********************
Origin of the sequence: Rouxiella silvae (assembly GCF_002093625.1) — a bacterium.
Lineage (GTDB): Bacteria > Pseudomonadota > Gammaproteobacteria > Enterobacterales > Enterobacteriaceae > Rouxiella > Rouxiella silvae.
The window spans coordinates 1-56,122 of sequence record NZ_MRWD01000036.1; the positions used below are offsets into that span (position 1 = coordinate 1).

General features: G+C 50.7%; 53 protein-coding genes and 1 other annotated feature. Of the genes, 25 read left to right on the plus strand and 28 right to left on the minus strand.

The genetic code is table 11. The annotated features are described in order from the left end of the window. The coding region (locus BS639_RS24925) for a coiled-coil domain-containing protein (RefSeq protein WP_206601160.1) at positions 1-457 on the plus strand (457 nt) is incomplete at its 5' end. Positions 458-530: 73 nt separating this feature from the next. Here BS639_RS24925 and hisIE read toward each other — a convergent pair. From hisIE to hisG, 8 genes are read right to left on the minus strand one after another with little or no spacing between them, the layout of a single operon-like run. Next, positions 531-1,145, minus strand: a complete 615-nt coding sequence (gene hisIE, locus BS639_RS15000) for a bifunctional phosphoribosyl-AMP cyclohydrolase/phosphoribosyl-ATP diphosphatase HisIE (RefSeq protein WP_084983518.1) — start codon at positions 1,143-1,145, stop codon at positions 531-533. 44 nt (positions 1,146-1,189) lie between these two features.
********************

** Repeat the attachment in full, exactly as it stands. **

Origin of the sequence: Rouxiella silvae (assembly GCF_002093625.1) — a bacterium.
Lineage (GTDB): Bacteria > Pseudomonadota > Gammaproteobacteria > Enterobacterales > Enterobacteriaceae > Rouxiella > Rouxiella silvae.
The window spans coordinates 1-56,122 of sequence record NZ_MRWD01000036.1; the positions used below are offsets into that span (position 1 = coordinate 1).

General features: G+C 50.7%; 53 protein-coding genes and 1 other annotated feature. Of the genes, 25 read left to right on the plus strand and 28 right to left on the minus strand.

The genetic code is table 11. The annotated features are described in order from the left end of the window. The coding region (locus BS639_RS24925) for a coiled-coil domain-containing protein (RefSeq protein WP_206601160.1) at positions 1-457 on the plus strand (457 nt) is incomplete at its 5' end. Positions 458-530: 73 nt separating this feature from the next. Here BS639_RS24925 and hisIE read toward each other — a convergent pair. From hisIE to hisG, 8 genes are read right to left on the minus strand one after another with little or no spacing between them, the layout of a single operon-like run. Next, positions 531-1,145, minus strand: a complete 615-nt coding sequence (gene hisIE, locus BS639_RS15000) for a bifunctional phosphoribosyl-AMP cyclohydrolase/phosphoribosyl-ATP diphosphatase HisIE (RefSeq protein WP_084983518.1) — start codon at positions 1,143-1,145, stop codon at positions 531-533. 44 nt (positions 1,146-1,189) lie between these two features.